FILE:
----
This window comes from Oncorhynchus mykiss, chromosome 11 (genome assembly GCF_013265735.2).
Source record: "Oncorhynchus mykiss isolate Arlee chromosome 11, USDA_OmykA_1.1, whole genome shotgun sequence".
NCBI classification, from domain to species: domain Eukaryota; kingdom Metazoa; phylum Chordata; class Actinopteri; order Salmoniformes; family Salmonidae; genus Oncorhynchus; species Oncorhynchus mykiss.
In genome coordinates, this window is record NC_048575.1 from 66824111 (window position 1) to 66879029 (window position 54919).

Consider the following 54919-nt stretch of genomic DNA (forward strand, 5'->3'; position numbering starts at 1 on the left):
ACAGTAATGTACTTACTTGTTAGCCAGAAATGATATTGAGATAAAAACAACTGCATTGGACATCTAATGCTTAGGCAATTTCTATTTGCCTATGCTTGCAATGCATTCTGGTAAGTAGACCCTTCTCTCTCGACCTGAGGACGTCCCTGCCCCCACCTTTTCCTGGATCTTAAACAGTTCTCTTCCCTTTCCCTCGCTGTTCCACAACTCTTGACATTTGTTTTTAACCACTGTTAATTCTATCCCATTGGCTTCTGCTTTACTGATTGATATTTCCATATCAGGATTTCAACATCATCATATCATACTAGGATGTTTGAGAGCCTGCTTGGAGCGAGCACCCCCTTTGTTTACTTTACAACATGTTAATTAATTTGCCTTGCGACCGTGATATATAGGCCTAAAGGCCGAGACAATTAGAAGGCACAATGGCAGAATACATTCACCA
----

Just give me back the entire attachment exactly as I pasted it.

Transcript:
This window comes from Oncorhynchus mykiss, chromosome 11 (genome assembly GCF_013265735.2).
Source record: "Oncorhynchus mykiss isolate Arlee chromosome 11, USDA_OmykA_1.1, whole genome shotgun sequence".
NCBI classification, from domain to species: domain Eukaryota; kingdom Metazoa; phylum Chordata; class Actinopteri; order Salmoniformes; family Salmonidae; genus Oncorhynchus; species Oncorhynchus mykiss.
In genome coordinates, this window is record NC_048575.1 from 66824111 (window position 1) to 66879029 (window position 54919).

Consider the following 54919-nt stretch of genomic DNA (forward strand, 5'->3'; position numbering starts at 1 on the left):
ACAGTAATGTACTTACTTGTTAGCCAGAAATGATATTGAGATAAAAACAACTGCATTGGACATCTAATGCTTAGGCAATTTCTATTTGCCTATGCTTGCAATGCATTCTGGTAAGTAGACCCTTCTCTCTCGACCTGAGGACGTCCCTGCCCCCACCTTTTCCTGGATCTTAAACAGTTCTCTTCCCTTTCCCTCGCTGTTCCACAACTCTTGACATTTGTTTTTAACCACTGTTAATTCTATCCCATTGGCTTCTGCTTTACTGATTGATATTTCCATATCAGGATTTCAACATCATCATATCATACTAGGATGTTTGAGAGCCTGCTTGGAGCGAGCACCCCCTTTGTTTACTTTACAACATGTTAATTAATTTGCCTTGCGACCGTGATATATAGGCCTAAAGGCCGAGACAATTAGAAGGCACAATGGCAGAATACATTCACCA